Good News, Bad News
Hussein Ibish discusses the challenges and triumphs that accompany Mohammad Morsi's presidential victory in Egypt.
The good news is that Egypt has just elected its first civilian president in its modern history. The bad news is that a religious fanatic has won. And both the good news and the bad news need to be taken in their broader political context, because neither are straightforward.
The good news is indeed encouraging. Egypt's Presidential Election Commission, to all appearances, played it straight, even though their four-day delay in announcing the results gave rise to an enormous amount of speculation that some kind of chicanery might be underway. In the end, they announced results that almost all observers agree are credible, although their outgoing chairman, Farouk Sultan, made the country and the world sit through an interminable and very defensive preamble.
So the Egyptian people have had their say, and it has been respected. This is, by any interpretation, a major step forward in the struggle for democracy. But the new president will inherit an office that has been stripped of many key powers by the recent supplemental constitutional articles issued by the military. The power of the Parliament has also been constrained. The generals appear to be trying to carve out a decisive role for themselves; equivalent to that once enjoyed by the Turkish military.
The good news continues. Egypt has also avoided an open, street-level confrontation that probably would have resulted had there been any effort to fix the election’s outcome in favor of former Mubarak-era Prime Minister Ahmed Shafiq. So, rather than resorting to blatantly unlawful measures like vote fraud, the strategy of the military and its allies has been to work through legal and quasi-legal maneuvers to shift the de jure power structure.
So we can look forward to a protracted power struggle in Egypt over the respective authority held by elected institutions such as the presidency and the Parliament on the one hand and existing, permanent institutions (most notably the Supreme Council of the Armed Forces) on the other. But for the foreseeable future it is likely to remain a political and legal fight rather than anything involving widespread unrest or violence.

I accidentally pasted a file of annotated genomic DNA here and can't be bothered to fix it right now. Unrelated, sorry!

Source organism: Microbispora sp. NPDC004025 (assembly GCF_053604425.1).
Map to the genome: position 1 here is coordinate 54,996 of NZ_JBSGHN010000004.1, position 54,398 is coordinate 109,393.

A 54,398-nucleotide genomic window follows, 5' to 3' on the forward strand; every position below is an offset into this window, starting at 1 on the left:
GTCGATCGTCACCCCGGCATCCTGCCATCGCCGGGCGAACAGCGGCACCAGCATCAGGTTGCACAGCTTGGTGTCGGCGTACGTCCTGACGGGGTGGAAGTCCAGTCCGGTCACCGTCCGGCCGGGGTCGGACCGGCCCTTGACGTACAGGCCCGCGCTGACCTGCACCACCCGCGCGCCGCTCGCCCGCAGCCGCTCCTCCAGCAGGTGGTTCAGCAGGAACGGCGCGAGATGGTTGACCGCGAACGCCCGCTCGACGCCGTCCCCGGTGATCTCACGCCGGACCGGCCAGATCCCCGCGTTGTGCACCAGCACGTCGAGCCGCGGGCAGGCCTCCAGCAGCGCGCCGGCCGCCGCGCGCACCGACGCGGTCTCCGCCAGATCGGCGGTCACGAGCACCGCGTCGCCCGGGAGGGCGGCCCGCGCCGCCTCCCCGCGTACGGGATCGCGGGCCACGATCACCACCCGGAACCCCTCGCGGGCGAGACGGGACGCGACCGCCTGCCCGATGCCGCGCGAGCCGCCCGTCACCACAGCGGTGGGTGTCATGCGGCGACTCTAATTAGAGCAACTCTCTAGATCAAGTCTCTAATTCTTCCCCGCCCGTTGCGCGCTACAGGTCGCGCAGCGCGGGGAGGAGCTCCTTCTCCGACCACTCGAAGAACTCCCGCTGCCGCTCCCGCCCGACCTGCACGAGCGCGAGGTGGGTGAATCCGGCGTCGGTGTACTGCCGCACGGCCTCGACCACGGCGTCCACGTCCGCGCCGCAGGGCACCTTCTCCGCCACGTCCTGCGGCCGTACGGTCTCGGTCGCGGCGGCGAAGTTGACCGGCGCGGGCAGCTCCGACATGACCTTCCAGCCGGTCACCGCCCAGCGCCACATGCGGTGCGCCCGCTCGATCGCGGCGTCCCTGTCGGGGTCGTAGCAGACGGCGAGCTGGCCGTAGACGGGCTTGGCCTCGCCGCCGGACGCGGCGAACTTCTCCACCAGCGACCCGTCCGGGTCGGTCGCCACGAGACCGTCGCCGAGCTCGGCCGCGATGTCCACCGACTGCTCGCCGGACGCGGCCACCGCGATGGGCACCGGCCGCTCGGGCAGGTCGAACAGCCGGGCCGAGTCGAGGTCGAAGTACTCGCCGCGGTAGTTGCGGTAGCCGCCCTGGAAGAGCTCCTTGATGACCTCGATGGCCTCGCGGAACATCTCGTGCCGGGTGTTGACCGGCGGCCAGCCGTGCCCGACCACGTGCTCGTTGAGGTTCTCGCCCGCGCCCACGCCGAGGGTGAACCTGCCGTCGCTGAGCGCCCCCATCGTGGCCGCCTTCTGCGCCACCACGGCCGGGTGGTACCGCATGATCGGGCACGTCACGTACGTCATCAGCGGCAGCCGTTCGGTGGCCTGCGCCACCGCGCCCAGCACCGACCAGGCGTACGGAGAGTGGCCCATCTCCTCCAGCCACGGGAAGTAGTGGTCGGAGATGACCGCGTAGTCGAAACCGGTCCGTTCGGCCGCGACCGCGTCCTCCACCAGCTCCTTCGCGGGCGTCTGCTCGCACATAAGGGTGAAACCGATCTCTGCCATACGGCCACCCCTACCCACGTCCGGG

So much for the good news.
The bad news is that Egypt has undeniably elected an extremist president from a radically illiberal party. Egyptians appear divided into three main camps: Islamists and other Muslim Brotherhood supporters; those who are relieved at the defeat of the candidate of the existing institutions but wary of the Brotherhood's intentions; and those who are profoundly alarmed at Mohammed Morsy's victory. But anyone who remains unconcerned about the Brotherhood’s ability to secure electoral majorities, demonstrated in both the presidential and (recently overturned) parliamentary ballots, is being woefully naïve.
It was always likely that Islamists would be the initial beneficiaries of a more open Egyptian political system. But they are now—disingenuously but somewhat successfully—positioning themselves as the “revolutionary” vanguard in a long-term struggle for democracy and popular will against “counterrevolutionary” forces in the existing establishment. This creates a dangerous conflation of their profoundly illiberal agenda with liberal imperatives for securing the authority of the people’s voice. It threatens to create a circumstance where, in attempting to secure the trappings of democracy, Egyptians might instead usher in a religiously reactionary new form of oppressive authoritarianism, enforced in the name of “the people.”
For now, the power struggle in Egypt may continue at the legal and political register, but it is possible that violent confrontation has been merely forestalled rather than entirely prevented. The battle will now focus on the drafting of Egypt's new constitution, which will formalize the emerging allocation of power. This new constitution might require a new presidential election and limit Morsy to a short term in office, at least if the military and its allies get their way.
The upcoming parliamentary reelection will also be hotly contested. Non-Islamist forces proved much stronger in the presidential election than they did a few months ago in parliamentary voting. The Brotherhood has demonstrated its street power through huge demonstrations. And the courts have carefully retained a "nuclear weapon" against it: a recent ruling that could re-illegalize the Brotherhood was postponed until September. If things go badly, they still might get extremely ugly.
If Egyptians wish to find a path to genuine democracy, which balances the right of electoral majorities to exercise power with protections for individual, minority and women's rights, they will have to find a way of curbing the authoritarian aspirations of both the Muslim Brotherhood and the military. Right now, they find themselves squeezed between two political forces, neither of which has demonstrated any sincere respect for or appreciation of genuinely democratic processes.